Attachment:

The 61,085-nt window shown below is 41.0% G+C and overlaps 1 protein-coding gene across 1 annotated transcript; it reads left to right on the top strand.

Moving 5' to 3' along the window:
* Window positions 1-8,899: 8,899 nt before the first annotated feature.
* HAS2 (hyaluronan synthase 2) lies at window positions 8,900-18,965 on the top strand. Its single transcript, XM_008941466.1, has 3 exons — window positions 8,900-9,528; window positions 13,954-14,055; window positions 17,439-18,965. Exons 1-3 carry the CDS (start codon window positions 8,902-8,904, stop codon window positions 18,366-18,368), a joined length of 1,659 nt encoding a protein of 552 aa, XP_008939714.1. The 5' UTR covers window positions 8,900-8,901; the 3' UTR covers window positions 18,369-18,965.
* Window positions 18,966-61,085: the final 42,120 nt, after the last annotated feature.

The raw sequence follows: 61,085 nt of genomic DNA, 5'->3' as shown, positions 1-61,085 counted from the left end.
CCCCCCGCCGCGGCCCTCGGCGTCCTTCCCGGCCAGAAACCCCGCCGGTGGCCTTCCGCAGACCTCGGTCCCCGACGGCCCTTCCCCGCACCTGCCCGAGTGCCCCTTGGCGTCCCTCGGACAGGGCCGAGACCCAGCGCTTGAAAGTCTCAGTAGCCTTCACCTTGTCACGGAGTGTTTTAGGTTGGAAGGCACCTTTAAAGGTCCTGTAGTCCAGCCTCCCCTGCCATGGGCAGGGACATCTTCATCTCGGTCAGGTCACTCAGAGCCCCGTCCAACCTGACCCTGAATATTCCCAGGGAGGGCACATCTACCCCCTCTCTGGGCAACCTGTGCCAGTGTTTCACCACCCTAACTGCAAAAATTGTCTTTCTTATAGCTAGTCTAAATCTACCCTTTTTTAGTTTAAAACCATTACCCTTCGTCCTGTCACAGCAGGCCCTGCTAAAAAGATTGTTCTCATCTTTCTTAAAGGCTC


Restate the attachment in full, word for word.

The 61,085-nt window shown below is 41.0% G+C and overlaps 1 protein-coding gene across 1 annotated transcript; it reads left to right on the top strand.

Moving 5' to 3' along the window:
* Window positions 1-8,899: 8,899 nt before the first annotated feature.
* HAS2 (hyaluronan synthase 2) lies at window positions 8,900-18,965 on the top strand. Its single transcript, XM_008941466.1, has 3 exons — window positions 8,900-9,528; window positions 13,954-14,055; window positions 17,439-18,965. Exons 1-3 carry the CDS (start codon window positions 8,902-8,904, stop codon window positions 18,366-18,368), a joined length of 1,659 nt encoding a protein of 552 aa, XP_008939714.1. The 5' UTR covers window positions 8,900-8,901; the 3' UTR covers window positions 18,369-18,965.
* Window positions 18,966-61,085: the final 42,120 nt, after the last annotated feature.

The raw sequence follows: 61,085 nt of genomic DNA, 5'->3' as shown, positions 1-61,085 counted from the left end.
CCCCCCGCCGCGGCCCTCGGCGTCCTTCCCGGCCAGAAACCCCGCCGGTGGCCTTCCGCAGACCTCGGTCCCCGACGGCCCTTCCCCGCACCTGCCCGAGTGCCCCTTGGCGTCCCTCGGACAGGGCCGAGACCCAGCGCTTGAAAGTCTCAGTAGCCTTCACCTTGTCACGGAGTGTTTTAGGTTGGAAGGCACCTTTAAAGGTCCTGTAGTCCAGCCTCCCCTGCCATGGGCAGGGACATCTTCATCTCGGTCAGGTCACTCAGAGCCCCGTCCAACCTGACCCTGAATATTCCCAGGGAGGGCACATCTACCCCCTCTCTGGGCAACCTGTGCCAGTGTTTCACCACCCTAACTGCAAAAATTGTCTTTCTTATAGCTAGTCTAAATCTACCCTTTTTTAGTTTAAAACCATTACCCTTCGTCCTGTCACAGCAGGCCCTGCTAAAAAGATTGTTCTCATCTTTCTTAAAGGCTC